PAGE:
Author: Peter J. Black
Muddy Waters. McKinley Morganfield in real life was born in Issaquena County, Mississippi. He is known as an American blues musician and considered "the Father of Chicago blues", and was actual father of Big Bill Morganfield and Larry "Mud Morganfield" Williams. The Rolling Stone magazine ranks him at no. 17 of the 100 Greatest Artists of All Time.
It was discovered that Muddy claimed he was born in 1915 in Rolling Fork, Mississippi but there were documents found later that revealed his real date of birth to be on April 4, 1913. Due to the early death of his mother, his grandmother took care of him and perhaps that's where the confusion arose. Nobody will ever know.
His nickname "Muddy" was coined due to his fondness in playing in the mud. He himself later changed it to "Muddy Water" and finally "Muddy Waters". The first musical instrument he played was the harmonica. However, he fell in love with the guitar when aged 17 after being inspired by two blues artists in the south: Son House and Robert Johnson. It was House who greatly influenced his style of thick, heavy voice, his dark tone color, and his firm, almost solid personality, but it was Johnson who contributed to his embellishments, imaginative slide techniques and more agile rhythms.
Muddy married Mabel Berry on November 20, 1932, but Mabel left him when Muddy had his firstborn with another woman, a sixteen-year-old named Leola Spain. When he moved to Chicago in 1943, he left another girl named Sallie Ann. He sure was popular with the girls - for a while!
Muddy Waters started his music career proper in the 1940s, and he joined the Silas Green tent show in 1941, singing and playing the harmonica. After his partnership with Silas Green, he met Allan Lomax and John Work who had the job of recording various country blues musicians for the Library of Congress. Muddy was very happy with his first recording experience which gave him more self-confidence in his performances. The following year, Lomax came back to him for another recording. The two works were released together under the Testament label.
He then tried his luck by becoming a full-time professional musician. In 1943 one of Chicago's leading blues men Big Bill Broonzy gave him a much needed break by allowing him to perform in his shows, usually in the opening number that nobody really wanted to take on.
His voice could be hardly heard amidst the noisy crowd, but thanks to his uncle Joe Grant who gave him his first electric guitar, he was able to use that to rise above the noise. Because of that he got noticed by audiences who were just waiting for the main acts to appear.
In the remaining half of the 40s he was given work by a number of different companies, such as working for Mayo Williams at Columbia and later that same year for Aristocrat run by Leonard and Phil Chess. He worked with Sunnyland Slim and did "Gypsy Woman" and "Little Anna Mae" in 1947. The year 1948 was his lucky year because his two songs "I Can't Be Satisfied" and "I Feel Like Going Home" became big hits. This was followed by a smash hit under Aristocrat which has changed its name to Chess Records - his signature song "Rollin' Stone".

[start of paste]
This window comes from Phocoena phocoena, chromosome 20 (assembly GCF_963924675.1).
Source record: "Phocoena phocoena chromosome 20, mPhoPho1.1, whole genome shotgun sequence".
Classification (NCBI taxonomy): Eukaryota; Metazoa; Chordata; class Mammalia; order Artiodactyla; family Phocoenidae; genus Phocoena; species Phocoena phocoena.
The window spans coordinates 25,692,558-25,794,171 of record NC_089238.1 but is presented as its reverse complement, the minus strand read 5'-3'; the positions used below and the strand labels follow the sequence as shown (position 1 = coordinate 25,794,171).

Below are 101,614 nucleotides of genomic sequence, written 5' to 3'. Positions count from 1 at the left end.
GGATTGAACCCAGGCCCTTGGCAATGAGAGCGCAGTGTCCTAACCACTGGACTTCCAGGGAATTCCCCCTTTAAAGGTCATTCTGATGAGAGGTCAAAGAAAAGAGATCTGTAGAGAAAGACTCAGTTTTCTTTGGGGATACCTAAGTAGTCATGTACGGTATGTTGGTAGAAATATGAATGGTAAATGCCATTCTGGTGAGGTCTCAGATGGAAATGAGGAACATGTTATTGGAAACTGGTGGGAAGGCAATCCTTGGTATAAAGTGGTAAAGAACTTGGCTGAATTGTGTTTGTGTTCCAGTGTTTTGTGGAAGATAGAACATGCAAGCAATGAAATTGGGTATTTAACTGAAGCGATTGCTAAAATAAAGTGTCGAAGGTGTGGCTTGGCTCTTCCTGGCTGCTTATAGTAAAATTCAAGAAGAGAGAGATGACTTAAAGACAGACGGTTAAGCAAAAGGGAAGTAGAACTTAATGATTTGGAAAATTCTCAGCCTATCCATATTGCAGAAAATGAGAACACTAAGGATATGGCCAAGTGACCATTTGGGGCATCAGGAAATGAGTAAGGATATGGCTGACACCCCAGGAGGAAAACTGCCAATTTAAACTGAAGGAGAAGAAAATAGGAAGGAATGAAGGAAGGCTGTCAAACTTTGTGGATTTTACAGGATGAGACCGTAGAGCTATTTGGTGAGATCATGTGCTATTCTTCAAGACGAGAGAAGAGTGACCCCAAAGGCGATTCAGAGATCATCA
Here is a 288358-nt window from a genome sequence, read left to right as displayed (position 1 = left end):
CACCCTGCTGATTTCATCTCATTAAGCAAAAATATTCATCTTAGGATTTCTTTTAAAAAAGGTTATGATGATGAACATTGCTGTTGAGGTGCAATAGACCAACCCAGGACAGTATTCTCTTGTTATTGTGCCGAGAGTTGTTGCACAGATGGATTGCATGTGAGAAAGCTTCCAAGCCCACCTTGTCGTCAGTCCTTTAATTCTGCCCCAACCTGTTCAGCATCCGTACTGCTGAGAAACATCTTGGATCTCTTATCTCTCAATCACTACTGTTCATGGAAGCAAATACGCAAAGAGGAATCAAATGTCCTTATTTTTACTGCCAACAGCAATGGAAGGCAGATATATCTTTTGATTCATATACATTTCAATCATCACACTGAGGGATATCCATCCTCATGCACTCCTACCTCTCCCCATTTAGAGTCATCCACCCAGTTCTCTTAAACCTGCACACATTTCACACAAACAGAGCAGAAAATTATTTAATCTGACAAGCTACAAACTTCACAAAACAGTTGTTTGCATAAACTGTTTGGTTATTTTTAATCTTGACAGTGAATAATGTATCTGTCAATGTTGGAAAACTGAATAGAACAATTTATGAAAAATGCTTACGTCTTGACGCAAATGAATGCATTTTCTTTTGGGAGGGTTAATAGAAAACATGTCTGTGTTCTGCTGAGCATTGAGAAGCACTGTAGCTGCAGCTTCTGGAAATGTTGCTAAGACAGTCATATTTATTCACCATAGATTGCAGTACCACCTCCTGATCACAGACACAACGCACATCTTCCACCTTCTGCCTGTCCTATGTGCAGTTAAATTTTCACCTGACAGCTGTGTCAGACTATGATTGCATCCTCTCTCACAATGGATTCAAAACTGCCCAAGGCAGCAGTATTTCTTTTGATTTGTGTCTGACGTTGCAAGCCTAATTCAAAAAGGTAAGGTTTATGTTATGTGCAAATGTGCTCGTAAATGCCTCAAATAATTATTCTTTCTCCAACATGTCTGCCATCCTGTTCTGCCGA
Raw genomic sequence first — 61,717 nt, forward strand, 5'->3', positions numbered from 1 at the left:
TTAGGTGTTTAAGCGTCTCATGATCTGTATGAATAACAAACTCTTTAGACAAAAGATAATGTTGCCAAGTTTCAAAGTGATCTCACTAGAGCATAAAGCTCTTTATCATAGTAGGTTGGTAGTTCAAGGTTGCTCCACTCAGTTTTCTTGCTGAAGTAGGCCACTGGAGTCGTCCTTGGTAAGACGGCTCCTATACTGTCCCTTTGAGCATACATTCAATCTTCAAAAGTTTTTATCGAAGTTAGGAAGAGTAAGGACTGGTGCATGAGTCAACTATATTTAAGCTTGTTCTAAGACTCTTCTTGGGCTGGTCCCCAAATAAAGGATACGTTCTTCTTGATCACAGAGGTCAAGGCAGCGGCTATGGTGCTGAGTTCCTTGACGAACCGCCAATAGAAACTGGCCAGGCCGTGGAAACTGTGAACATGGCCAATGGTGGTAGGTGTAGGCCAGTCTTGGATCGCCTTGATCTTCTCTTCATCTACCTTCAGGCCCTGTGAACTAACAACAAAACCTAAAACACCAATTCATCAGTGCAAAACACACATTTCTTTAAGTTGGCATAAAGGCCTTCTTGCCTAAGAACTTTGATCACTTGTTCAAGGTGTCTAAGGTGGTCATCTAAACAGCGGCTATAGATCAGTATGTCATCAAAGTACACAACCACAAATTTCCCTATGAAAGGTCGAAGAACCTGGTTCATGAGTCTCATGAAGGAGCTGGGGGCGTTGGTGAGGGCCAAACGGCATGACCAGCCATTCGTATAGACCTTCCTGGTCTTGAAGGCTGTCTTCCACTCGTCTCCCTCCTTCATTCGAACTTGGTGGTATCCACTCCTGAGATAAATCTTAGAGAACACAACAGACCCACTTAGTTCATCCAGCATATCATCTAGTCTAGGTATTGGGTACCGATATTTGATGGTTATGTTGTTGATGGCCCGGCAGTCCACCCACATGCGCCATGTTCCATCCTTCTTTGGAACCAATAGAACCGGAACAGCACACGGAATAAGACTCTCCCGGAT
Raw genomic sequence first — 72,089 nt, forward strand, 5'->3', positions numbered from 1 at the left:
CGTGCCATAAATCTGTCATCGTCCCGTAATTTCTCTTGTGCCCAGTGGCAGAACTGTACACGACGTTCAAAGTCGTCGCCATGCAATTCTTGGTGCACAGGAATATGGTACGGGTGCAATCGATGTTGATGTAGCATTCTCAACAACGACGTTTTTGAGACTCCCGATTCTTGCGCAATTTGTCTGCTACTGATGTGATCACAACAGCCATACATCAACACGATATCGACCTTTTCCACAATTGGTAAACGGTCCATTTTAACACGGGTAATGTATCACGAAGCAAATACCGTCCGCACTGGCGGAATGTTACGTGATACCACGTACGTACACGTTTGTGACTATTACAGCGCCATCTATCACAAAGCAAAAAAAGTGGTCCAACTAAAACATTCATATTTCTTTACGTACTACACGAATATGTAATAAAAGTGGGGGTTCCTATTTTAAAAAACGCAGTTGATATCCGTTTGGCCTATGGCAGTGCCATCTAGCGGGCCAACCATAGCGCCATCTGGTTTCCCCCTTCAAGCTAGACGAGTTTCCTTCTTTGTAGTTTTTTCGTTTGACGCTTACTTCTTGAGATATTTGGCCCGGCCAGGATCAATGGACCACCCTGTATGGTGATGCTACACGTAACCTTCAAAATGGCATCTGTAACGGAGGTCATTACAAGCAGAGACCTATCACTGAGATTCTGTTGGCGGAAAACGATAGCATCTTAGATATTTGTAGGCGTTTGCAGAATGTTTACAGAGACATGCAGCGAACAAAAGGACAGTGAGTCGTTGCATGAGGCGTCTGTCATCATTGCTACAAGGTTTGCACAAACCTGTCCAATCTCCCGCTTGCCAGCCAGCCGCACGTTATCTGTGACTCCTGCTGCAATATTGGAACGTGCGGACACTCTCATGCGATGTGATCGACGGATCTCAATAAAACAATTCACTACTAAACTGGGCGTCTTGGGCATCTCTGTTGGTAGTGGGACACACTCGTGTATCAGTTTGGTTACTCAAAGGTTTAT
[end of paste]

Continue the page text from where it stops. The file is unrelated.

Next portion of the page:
Muddy's success became unstoppable, and in the early 1950s he reigned over the Chicago blues scene along with his former harmonica player Little Water Jacobs and Howlin' Wolf. Their relationship became more of a friendly competition even if later they went on their own. Muddy made the Chicago blues go electric and his work was fuel for many blues bands that came after him.
The year 1954 was the peak of Muddy's career. Having such great influence on other artists of his time, he inspired them to be successful in their own solo careers. Little Water Jacobs was able to score his hit in "Juke" when he left Muddy's band in 1952. Another band member, Rogers, also quit in 1955 to work with his own band, and Otis Spann enjoyed his solo career starting in the mid-50s.
In 1958, Muddy moved to England which at that time had only very limited exposure to blues. With his loud, amplified electric guitar and thunderous beat, he shocked audiences. Indeed Waters's sound generation was turned on in 1960. His superb performance at the Newport Jazz Festival in 1960 produced his first live album entitled "At Newport 1960".
The next few years in England consisted of performances with old and new acquaintances. However, Muddy never varied from his own style that was very simple blues yet extremely difficult to duplicate and follow correctly.
When his long-time wife Geneva died of cancer in 1973, he was so devastated that he started smoking which his doctor advised him to quit. He did so, but due to his declining health Muddy's last public performance was in 1982 when he sat in with Eric Clapton's band in Florida.
During his relatively short-lived success Muddy Waters created such a tremendous influence, not only on the blues music, but also on R&B, rock 'n' roll, folk, jazz, and country. His 1950 song "Rollin Stone" inspired The Rolling Stones to name their band after it.
Muddy Waters died in his sleep on April 30, 1983 at his home in Westmont, Illinois. He was inducted into The Blues Foundation Hall of Fame in 1980, the Rock and Roll Hall of Fame in 1987, and the Grammy Lifetime Achievement Award in 1992.
They were fitting tributes to a man who changed the blues in Chicago, and who influenced the music and lives of people the world over, from the 1940s to the UK band The Rolling Stones in the 1960s. Muddy Waters deserves every accolade he received, in life and in death.
This Muddy Waters biography was originally published at http://encyclopediaofblues.com/?p=184
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